In some ways, all of these folks are trying to quantify or “prove” what practitioners of Traditional Ecological Knowledge (TEK) has articulated for millennia, as they have shared their experiences of the perspectives of plants and their human ability to cultivate an “enhanced mindfulness” that allows them to see those perspectives.

Mindful Eating

Some religions have sophisticated belief systems that allow for the presence of souls not only in animals but also in plants; the most notable of these is Jainism, one of the most ancient systems of spiritual thought in India, which prioritizes ahimsa (the avoidance of violence). The most exacting Jains choose to eat foods only after the plant has “offered” them—for example, ripe berries or apples—and they avoid eating any plant that would die from being picked, like root vegetables.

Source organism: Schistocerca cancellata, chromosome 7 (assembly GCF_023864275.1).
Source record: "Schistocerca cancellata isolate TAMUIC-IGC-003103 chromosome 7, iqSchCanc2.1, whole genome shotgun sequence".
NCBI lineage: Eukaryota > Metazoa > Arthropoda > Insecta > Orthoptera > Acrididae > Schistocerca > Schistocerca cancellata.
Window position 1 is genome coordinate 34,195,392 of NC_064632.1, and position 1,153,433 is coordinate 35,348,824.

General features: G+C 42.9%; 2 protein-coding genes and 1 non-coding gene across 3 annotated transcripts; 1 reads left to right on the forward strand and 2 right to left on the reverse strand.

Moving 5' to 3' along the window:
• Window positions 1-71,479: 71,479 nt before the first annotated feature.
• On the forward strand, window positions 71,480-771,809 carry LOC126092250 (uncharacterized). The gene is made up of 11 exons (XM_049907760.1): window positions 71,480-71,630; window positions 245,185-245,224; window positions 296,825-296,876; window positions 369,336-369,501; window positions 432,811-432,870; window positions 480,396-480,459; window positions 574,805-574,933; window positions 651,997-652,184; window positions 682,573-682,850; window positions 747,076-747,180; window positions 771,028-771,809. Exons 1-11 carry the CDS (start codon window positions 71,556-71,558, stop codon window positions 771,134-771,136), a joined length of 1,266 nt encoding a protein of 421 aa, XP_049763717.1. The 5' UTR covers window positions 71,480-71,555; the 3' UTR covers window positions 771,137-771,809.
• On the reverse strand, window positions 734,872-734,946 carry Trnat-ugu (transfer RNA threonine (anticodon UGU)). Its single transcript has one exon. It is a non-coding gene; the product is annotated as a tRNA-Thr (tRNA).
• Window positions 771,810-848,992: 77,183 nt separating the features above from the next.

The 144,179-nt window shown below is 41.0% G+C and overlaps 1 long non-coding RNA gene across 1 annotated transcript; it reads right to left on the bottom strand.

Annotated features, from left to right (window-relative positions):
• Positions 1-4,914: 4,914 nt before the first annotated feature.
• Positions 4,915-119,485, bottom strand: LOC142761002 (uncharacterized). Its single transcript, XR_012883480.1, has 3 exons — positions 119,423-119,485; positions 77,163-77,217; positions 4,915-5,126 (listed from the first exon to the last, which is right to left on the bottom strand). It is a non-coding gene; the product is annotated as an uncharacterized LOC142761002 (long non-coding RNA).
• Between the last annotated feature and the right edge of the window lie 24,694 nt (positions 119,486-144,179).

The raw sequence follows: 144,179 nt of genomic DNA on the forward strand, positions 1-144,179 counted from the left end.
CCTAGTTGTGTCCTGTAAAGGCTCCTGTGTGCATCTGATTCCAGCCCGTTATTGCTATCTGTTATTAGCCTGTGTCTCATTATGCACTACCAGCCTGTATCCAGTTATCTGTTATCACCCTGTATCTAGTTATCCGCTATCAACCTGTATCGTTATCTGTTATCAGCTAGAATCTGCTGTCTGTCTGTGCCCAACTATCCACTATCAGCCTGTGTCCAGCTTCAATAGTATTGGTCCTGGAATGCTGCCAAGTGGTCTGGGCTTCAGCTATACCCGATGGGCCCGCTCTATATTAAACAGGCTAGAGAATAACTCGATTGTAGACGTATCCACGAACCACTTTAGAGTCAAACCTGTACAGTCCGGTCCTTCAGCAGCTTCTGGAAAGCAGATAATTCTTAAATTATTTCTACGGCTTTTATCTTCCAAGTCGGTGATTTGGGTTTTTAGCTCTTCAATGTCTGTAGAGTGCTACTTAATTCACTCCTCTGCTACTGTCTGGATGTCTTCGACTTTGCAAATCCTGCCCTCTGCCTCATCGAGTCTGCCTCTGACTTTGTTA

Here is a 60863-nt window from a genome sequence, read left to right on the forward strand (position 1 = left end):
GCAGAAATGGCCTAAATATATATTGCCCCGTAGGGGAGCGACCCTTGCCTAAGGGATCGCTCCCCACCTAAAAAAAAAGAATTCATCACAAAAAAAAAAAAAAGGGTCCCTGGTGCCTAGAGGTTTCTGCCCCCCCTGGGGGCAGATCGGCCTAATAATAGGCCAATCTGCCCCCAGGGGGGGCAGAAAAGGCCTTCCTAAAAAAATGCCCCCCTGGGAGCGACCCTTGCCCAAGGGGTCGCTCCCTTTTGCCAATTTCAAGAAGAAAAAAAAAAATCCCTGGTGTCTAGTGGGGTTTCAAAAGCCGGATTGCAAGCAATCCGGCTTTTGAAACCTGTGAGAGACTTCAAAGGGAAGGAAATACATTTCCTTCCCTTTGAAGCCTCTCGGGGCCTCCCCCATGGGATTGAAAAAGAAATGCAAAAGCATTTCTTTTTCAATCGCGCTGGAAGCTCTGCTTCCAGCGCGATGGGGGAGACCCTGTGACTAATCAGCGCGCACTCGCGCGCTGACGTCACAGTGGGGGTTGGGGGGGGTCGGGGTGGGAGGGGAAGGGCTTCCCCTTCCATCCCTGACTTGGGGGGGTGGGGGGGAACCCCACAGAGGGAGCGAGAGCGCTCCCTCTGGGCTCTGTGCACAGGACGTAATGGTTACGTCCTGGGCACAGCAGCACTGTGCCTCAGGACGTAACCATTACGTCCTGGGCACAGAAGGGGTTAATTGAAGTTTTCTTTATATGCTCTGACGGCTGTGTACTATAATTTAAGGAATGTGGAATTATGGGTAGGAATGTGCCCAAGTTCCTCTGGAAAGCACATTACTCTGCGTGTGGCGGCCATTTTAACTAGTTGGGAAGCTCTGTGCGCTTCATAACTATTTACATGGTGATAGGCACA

While the suggestion of plant souls might stretch some people beyond where they are willing to go, responsible harvesting is something we can wrap our heads around as a starting point. We need only look to the practices of Indigenous peoples who advocate for taking only the portions of the plant we need. Modern pagans also promote responsible harvesting of herbs in their wildcrafting practices, urging people not to overharvest from a single plant or field so that lifeforms can continue to live and thrive.

No matter whether you garden or not, what shape your garden may take, and how you select your food from the garden you tend, may you be blessed with a green thumb and an abundance of mindfulness.

Want more gardening wisdom? Read ”A Spiritual Approach to Pest Management.”

The Spirituality of Gardening